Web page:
rivers and waste
The waste products from both
livestock and arable farming can lead to the pollution of rivers
and fisheries if farmers are not very careful. Dairy farming, keeping
pigs, sheep and chickens or growing crops such as wheat, maize,
potatoes and other root vegetables can all cause pollution in rivers
and streams. Pollution like this is often unintentional, but is
nevertheless a real problem of agricultural land use.
Free range chickens
Miscanthus, a modern alternative crop
Sheep in a barn
Waste: The process that involves the rotting or break down
of waste organic materials, such as plants and animal dung, can
lead to the pollution of water. This is called organic pollution.
On farms there might be manure heaps and slurry lagoons (W07d)
that leak or silage clamps (W07f)
with liquids slowly trickling out. If these liquids run into ditches
or channels that lead to rivers or streams they will pollute the
Roadside muck heap
Cattle in a river
Fertilisers are applied to the soil or plants to help the plants
grow. Most fertilisers are made of a mixture of chemicals such as
nitrates and phosphates (W07b).Any
fertiliser not taken up by the plants in growing will find its way
eventually to a river or stream and will then affect the plants
that grow there. A small amount of fertiliser will help the aquatic
plants to grow, but too much will destroy the delicate balance of
and Pesticides (G1):
Some chemicals that are used in farming practices can cause serious
pollution problems more directly. Chemicals are used to kill weeds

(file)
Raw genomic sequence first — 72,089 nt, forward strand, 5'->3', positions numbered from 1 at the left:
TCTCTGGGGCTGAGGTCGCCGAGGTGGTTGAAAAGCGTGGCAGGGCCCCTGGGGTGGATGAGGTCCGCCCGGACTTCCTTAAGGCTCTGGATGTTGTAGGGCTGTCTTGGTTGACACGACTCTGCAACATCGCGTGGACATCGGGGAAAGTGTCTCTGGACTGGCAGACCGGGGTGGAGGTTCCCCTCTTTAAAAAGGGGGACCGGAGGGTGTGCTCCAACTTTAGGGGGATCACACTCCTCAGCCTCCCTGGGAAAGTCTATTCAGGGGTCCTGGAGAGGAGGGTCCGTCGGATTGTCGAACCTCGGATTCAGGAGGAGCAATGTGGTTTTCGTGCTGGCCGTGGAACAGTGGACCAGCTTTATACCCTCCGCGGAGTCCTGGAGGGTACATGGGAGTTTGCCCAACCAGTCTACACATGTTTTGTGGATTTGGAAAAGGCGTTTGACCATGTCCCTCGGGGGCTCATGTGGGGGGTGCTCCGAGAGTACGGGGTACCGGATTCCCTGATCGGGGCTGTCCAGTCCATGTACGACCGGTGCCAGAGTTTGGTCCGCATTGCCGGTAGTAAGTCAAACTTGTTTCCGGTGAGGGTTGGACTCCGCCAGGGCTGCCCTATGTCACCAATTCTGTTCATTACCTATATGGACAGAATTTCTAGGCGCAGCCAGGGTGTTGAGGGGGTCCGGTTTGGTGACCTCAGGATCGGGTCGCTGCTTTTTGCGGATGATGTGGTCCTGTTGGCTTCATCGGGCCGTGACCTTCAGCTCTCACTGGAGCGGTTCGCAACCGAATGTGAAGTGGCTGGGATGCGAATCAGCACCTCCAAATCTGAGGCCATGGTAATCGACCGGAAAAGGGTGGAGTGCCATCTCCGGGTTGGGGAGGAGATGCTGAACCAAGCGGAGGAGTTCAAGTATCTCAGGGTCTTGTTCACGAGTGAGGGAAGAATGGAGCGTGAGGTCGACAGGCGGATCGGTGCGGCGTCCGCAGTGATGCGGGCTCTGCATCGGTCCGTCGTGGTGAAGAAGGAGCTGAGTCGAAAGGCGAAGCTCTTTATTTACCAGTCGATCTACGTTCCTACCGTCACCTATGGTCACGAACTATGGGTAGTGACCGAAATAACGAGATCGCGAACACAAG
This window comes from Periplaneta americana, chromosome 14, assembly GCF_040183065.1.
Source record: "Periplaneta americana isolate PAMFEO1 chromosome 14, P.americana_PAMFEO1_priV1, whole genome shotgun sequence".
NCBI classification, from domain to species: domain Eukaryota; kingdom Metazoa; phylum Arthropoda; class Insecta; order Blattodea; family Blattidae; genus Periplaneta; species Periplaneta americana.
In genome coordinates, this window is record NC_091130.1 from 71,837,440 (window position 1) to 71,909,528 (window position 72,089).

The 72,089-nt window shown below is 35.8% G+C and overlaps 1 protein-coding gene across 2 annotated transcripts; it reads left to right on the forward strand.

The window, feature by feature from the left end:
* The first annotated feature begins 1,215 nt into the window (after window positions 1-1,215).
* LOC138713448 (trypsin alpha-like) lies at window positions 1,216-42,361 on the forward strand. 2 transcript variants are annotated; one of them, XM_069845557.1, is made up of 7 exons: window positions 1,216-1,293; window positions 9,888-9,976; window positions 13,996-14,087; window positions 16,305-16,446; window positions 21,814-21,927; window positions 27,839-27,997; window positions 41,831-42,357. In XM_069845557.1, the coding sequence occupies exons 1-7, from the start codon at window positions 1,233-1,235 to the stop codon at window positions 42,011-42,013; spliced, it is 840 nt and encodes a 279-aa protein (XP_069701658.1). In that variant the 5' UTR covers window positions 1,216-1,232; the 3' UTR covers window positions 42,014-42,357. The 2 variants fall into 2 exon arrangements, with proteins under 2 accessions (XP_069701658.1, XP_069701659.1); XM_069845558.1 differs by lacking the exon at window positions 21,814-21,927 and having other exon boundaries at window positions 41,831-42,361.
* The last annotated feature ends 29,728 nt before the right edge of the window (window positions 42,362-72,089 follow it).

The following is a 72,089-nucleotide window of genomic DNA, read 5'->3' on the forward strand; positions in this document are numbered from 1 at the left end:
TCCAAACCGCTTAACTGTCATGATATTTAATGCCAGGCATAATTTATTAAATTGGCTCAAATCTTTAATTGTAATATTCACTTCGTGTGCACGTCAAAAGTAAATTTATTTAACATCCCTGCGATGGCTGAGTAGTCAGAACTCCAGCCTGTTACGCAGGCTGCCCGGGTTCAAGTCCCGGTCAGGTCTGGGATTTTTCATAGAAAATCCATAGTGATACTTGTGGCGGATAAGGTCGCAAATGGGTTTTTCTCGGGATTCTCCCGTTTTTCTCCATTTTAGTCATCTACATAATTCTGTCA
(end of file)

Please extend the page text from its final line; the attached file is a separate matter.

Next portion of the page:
(called herbicides or weed-killers) and pests (called pesticides
or insecticides). If these chemicals find their way into the water
cycle the effects can be disastrous. Plants and animals that live
in or close to the river (B09)
could be killed and fisheries ruined.
Soil, fine sand and clays can be washed off the fields and riverbanks
and pollute the river by filling the water with particles and covering
the spawning gravel with sediment so that young fish cannot survive.
Farm animals can churn up soils in the fields or damage riverbanks
so that soil is eroded (worn down) and carried away in the water.
farm waste: Black plastic silage wraps or fertiliser bags,
empty medicine, pesticide or sheep dip containers, unused animal
feed, rusty barbed wire, fence posts and broken gates are all agricultural
waste that needs to be disposed of carefully.
Pollution of rivers can be caused
by accident. For instance, pesticides or fertilisers might be blown
by the wind or washed off the fields by rain and into the river.
By taking precautions some pollution incidents can be avoided, such
as a farmer building a dyke or bank around a slurry lagoon in case
it overflows or leaving a wide margin beside a river when he is
spraying crops in a field.
Don’t despair, there are
solutions to pollution problems, but to find them the source of
the pollution has to be found, and where and why it happened has
to be understood. Some pollution problems are easier to solve than
others. To learn more click on the key words below.
Some examples of these waste issues can be found on the Trust’s
Demonstration Sites – visit the WRT website for information
on Demonstration sites currently available for visits – www.wrt.org.uk